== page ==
As the seven introductory
related in Everyday Lives indicate,
several significant themes emerged from multiple readings of the interview
transcripts and structured the data analysis and subsequent understandings of
adult education decision-making obtained through this study.
These themes transcended both regional and individual differences and
served as organizing principles for the analysis phase of the study.
These three themes intersect in important ways that further complicate
respondentsí stories. For
example, older men typically voiced different concerns about education and
employment than older women. While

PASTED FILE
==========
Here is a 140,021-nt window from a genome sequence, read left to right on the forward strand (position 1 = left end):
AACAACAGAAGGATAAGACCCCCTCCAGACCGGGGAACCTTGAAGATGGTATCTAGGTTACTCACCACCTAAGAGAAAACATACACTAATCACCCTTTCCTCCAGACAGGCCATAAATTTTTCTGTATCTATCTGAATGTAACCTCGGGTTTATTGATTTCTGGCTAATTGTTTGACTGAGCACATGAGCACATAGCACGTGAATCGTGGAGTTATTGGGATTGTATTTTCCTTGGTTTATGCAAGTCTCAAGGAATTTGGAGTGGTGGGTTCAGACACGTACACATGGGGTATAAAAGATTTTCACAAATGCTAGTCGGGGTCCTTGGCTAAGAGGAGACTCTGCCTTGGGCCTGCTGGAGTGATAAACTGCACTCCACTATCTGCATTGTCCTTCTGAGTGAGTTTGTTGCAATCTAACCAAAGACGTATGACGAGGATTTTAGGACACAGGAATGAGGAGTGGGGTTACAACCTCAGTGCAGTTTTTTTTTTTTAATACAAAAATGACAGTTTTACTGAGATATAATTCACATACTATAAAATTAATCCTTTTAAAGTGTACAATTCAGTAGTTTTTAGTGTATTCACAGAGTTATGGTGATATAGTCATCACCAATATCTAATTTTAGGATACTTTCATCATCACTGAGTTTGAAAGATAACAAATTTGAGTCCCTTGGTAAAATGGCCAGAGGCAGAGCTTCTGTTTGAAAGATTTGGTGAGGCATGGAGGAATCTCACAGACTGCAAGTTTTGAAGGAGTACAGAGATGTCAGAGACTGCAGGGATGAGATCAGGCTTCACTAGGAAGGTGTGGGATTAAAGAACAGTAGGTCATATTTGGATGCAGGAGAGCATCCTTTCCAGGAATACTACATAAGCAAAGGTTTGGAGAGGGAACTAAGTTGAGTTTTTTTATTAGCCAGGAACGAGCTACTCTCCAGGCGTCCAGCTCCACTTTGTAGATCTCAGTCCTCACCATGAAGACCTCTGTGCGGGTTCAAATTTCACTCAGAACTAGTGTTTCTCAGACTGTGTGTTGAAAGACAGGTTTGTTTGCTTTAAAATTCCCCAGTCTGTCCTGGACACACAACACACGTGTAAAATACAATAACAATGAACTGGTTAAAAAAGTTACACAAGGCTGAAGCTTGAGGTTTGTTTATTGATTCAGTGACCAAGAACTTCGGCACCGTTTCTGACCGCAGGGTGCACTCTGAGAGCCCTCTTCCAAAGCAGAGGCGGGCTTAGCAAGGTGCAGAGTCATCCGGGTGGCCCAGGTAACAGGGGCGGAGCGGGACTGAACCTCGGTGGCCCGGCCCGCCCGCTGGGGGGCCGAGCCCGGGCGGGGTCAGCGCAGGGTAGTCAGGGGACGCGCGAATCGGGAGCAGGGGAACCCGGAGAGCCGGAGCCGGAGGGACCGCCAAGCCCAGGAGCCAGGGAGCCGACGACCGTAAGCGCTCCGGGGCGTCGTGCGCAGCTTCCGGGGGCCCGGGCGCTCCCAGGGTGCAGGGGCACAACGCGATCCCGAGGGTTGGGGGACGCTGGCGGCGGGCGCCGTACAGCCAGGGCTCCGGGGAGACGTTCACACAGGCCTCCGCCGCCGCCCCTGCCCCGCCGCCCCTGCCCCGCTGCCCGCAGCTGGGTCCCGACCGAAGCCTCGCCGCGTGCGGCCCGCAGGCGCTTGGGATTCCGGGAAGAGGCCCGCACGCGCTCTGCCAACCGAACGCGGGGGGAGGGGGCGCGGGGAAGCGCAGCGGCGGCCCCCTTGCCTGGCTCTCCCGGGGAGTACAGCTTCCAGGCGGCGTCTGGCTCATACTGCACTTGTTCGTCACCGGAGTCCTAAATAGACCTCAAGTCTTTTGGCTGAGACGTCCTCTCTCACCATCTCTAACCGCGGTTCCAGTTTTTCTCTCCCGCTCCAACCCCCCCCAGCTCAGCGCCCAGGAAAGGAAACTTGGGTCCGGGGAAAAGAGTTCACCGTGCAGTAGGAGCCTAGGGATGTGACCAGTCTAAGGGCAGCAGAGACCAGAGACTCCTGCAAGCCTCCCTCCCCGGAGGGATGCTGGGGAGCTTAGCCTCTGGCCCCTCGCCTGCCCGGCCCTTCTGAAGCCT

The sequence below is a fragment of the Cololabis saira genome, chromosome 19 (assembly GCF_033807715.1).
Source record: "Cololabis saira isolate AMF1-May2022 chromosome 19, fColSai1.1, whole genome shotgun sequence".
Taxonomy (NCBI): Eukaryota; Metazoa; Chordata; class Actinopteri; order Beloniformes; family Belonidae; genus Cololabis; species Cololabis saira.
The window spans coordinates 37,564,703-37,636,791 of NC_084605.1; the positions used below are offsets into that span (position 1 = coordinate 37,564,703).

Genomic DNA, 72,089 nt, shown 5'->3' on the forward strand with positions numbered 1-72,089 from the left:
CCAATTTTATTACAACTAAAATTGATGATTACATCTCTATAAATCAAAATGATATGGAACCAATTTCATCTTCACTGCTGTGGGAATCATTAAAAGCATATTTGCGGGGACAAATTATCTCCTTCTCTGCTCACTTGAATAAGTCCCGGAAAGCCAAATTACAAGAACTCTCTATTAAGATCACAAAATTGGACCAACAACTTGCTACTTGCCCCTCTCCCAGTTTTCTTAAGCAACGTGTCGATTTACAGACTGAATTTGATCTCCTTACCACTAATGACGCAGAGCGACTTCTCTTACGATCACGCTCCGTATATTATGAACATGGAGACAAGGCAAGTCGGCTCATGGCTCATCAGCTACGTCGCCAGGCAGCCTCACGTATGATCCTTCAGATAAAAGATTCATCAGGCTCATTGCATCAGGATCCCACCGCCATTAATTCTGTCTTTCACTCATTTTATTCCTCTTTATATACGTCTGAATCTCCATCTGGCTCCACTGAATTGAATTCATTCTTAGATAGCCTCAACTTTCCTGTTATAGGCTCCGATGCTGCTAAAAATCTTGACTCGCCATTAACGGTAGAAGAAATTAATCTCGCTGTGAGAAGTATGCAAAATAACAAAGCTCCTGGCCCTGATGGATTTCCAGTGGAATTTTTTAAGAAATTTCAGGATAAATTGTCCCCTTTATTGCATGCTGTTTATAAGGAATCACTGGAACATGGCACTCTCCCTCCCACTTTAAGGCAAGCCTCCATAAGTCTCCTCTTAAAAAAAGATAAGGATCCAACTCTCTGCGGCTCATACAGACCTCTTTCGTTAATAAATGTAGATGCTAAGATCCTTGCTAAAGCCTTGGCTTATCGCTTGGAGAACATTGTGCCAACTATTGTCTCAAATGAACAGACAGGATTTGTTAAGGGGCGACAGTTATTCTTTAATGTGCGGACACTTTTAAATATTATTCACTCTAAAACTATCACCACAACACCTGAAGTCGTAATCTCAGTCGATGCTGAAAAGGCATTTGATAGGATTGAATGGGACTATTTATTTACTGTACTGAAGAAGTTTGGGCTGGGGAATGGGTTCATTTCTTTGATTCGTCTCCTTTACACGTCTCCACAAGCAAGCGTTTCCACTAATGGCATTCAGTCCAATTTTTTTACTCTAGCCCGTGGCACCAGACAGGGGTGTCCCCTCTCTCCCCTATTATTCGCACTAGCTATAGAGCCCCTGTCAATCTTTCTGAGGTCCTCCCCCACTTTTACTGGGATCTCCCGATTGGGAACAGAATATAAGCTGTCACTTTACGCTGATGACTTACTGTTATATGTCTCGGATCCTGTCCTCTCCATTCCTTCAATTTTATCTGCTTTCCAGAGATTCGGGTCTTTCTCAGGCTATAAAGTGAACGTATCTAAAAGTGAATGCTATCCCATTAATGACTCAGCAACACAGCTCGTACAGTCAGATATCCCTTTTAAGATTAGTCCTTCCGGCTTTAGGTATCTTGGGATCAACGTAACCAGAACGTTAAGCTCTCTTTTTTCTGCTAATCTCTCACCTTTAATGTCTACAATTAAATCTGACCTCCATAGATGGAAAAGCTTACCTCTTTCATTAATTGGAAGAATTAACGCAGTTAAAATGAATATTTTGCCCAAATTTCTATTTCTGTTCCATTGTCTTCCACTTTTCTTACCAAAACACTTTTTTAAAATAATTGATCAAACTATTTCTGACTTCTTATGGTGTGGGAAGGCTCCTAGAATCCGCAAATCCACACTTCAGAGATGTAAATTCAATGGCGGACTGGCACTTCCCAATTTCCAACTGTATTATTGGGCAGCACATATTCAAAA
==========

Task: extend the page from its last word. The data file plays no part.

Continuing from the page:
men worried about health issues related to physical labor and their declining
ability to perform in the workplace as they aged, women often were concerned
about extended family obligations that potentially included responsibilities for
both grandchildren and ailing parents. Economic
pressures resulting in changing requirements for work have stranded many senior
workers by eliminating their job security, regardless of whether or not they are
still able to successfully do the work. Other
issues such as learning problems, childcare needs, and health concerns also
affected the decisions respondents made about work and education.
These additional complexities are explored in later sections of the
report. The present section
examines how these three primary organizing themes broadly structured the adult
education needs and choices of study participants.